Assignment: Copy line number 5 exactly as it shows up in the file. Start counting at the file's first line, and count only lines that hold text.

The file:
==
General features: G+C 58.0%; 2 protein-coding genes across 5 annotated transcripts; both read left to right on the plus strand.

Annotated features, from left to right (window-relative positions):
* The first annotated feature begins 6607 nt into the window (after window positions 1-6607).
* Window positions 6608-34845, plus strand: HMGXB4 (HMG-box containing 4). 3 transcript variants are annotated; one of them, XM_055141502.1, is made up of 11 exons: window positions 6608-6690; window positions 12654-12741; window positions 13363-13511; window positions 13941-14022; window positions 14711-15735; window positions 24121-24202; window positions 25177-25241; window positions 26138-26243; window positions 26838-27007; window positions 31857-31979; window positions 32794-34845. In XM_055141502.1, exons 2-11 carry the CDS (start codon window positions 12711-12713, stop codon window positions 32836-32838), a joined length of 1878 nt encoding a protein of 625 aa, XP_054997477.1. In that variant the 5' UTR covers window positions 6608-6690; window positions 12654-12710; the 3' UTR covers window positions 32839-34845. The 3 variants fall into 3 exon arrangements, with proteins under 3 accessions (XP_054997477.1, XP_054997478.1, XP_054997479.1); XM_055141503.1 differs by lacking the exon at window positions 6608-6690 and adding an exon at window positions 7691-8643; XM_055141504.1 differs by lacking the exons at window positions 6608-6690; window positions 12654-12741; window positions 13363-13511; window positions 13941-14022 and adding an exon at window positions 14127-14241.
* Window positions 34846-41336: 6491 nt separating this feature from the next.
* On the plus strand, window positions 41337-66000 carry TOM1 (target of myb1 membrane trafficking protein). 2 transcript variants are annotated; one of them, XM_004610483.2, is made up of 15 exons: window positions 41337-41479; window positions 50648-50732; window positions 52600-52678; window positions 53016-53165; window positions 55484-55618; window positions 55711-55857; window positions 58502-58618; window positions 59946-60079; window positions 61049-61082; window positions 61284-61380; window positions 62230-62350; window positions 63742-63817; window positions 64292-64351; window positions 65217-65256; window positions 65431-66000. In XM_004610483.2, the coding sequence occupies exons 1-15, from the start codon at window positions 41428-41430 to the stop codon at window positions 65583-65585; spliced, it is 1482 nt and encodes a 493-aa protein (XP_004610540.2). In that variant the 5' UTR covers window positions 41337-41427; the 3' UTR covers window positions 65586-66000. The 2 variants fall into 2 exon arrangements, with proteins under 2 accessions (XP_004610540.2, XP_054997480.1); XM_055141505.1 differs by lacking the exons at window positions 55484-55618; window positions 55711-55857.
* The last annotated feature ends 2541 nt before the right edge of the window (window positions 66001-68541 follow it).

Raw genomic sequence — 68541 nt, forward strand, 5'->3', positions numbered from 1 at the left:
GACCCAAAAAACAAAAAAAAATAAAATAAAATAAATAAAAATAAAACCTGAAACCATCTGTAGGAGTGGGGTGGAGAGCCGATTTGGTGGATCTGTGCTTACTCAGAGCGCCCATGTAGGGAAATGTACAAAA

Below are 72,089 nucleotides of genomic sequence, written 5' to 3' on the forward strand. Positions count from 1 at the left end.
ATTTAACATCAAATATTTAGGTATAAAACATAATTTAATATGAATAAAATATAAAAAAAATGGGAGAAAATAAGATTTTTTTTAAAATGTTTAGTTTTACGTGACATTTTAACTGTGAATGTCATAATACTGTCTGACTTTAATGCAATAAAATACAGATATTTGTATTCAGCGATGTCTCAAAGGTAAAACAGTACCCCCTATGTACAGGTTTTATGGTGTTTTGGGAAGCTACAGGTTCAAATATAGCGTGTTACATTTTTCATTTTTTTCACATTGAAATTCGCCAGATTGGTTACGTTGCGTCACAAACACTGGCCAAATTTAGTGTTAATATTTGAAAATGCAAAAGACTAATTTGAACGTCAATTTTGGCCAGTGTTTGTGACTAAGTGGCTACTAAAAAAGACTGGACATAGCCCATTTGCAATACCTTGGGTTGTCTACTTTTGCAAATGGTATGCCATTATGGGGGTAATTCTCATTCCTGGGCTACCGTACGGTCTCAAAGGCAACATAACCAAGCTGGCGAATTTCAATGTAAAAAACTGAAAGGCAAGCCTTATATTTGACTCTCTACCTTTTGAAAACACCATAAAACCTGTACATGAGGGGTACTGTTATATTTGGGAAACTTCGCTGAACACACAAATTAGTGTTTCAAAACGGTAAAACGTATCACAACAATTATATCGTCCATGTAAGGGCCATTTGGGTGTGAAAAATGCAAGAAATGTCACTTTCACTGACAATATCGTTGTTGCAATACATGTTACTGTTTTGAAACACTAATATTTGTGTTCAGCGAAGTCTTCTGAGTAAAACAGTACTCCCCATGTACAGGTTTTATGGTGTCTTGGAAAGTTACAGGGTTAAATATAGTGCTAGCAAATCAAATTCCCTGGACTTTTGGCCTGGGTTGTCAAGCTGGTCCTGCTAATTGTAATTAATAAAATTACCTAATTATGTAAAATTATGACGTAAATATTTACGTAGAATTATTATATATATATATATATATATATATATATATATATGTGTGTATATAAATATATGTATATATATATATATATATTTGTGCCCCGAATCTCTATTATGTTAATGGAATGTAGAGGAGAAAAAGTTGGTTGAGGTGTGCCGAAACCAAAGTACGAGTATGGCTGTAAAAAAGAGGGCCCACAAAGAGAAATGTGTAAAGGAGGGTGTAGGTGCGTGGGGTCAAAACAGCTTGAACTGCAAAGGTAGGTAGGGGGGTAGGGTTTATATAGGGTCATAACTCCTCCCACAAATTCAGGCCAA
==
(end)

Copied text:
* Window positions 34846-41336: 6491 nt separating this feature from the next.